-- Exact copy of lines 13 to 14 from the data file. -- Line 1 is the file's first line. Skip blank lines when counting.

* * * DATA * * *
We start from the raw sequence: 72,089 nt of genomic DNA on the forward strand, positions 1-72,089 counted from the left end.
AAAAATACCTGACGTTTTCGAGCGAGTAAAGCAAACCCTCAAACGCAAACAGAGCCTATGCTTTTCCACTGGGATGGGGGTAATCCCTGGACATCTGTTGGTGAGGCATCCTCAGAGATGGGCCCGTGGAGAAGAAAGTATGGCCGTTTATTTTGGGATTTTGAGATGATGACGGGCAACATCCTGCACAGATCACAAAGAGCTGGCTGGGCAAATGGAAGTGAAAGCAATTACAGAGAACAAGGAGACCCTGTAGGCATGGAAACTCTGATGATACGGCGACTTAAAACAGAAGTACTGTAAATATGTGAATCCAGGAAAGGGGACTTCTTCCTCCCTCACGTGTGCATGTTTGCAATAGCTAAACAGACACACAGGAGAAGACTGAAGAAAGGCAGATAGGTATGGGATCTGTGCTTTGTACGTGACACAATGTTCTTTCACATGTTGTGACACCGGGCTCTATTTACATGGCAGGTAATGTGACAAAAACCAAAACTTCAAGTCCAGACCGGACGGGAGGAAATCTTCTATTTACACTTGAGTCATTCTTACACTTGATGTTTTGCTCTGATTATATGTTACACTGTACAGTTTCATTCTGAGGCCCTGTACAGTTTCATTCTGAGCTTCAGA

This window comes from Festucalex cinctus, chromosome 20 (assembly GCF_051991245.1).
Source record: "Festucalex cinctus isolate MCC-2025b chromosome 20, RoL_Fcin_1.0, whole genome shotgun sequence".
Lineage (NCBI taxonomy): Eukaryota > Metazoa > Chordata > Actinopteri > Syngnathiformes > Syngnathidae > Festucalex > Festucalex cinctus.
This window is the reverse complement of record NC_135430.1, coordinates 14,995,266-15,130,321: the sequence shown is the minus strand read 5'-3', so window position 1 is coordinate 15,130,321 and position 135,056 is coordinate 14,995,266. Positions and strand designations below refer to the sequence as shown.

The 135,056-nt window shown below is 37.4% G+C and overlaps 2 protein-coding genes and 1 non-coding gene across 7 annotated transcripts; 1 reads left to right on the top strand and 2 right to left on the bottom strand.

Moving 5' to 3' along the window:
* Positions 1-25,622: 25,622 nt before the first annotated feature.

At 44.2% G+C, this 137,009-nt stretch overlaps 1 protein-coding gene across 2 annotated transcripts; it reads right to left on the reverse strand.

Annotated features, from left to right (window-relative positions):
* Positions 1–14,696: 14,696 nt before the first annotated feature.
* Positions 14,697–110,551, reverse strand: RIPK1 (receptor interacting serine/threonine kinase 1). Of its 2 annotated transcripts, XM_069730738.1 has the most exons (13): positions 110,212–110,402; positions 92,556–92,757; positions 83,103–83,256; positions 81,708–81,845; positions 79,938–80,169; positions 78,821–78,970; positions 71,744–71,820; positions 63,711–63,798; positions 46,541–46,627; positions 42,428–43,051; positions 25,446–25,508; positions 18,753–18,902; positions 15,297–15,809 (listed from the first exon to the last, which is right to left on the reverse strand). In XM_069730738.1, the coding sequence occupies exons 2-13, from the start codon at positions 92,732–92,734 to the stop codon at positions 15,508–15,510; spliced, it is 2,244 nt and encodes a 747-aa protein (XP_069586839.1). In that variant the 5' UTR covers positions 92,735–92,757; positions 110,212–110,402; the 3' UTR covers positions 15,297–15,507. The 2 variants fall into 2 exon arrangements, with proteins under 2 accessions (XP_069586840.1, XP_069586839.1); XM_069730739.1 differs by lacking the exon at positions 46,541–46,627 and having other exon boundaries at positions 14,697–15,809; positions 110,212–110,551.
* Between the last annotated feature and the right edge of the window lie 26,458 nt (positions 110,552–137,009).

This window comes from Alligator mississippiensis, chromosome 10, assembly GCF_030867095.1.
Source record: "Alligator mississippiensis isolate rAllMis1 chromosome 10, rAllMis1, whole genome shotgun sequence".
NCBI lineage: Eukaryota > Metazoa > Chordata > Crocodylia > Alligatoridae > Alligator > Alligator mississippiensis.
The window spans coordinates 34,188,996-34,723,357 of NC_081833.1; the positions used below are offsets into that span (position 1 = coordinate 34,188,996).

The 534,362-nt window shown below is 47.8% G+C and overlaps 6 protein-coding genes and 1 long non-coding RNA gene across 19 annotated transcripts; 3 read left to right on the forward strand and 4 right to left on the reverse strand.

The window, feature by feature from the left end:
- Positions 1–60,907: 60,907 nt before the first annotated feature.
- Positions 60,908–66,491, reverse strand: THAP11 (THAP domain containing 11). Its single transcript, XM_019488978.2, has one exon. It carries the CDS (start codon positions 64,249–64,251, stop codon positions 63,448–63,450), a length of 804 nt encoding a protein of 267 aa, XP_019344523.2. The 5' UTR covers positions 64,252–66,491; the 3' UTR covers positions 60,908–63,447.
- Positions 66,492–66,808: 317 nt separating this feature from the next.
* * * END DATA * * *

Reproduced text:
* Positions 14,697–110,551, reverse strand: RIPK1 (receptor interacting serine/threonine kinase 1). Of its 2 annotated transcripts, XM_069730738.1 has the most exons (13): positions 110,212–110,402; positions 92,556–92,757; positions 83,103–83,256; positions 81,708–81,845; positions 79,938–80,169; positions 78,821–78,970; positions 71,744–71,820; positions 63,711–63,798; positions 46,541–46,627; positions 42,428–43,051; positions 25,446–25,508; positions 18,753–18,902; positions 15,297–15,809 (listed from the first exon to the last, which is right to left on the reverse strand). In XM_069730738.1, the coding sequence occupies exons 2-13, from the start codon at positions 92,732–92,734 to the stop codon at positions 15,508–15,510; spliced, it is 2,244 nt and encodes a 747-aa protein (XP_069586839.1). In that variant the 5' UTR covers positions 92,735–92,757; positions 110,212–110,402; the 3' UTR covers positions 15,297–15,507. The 2 variants fall into 2 exon arrangements, with proteins under 2 accessions (XP_069586840.1, XP_069586839.1); XM_069730739.1 differs by lacking the exon at positions 46,541–46,627 and having other exon boundaries at positions 14,697–15,809; positions 110,212–110,551.
* Between the last annotated feature and the right edge of the window lie 26,458 nt (positions 110,552–137,009).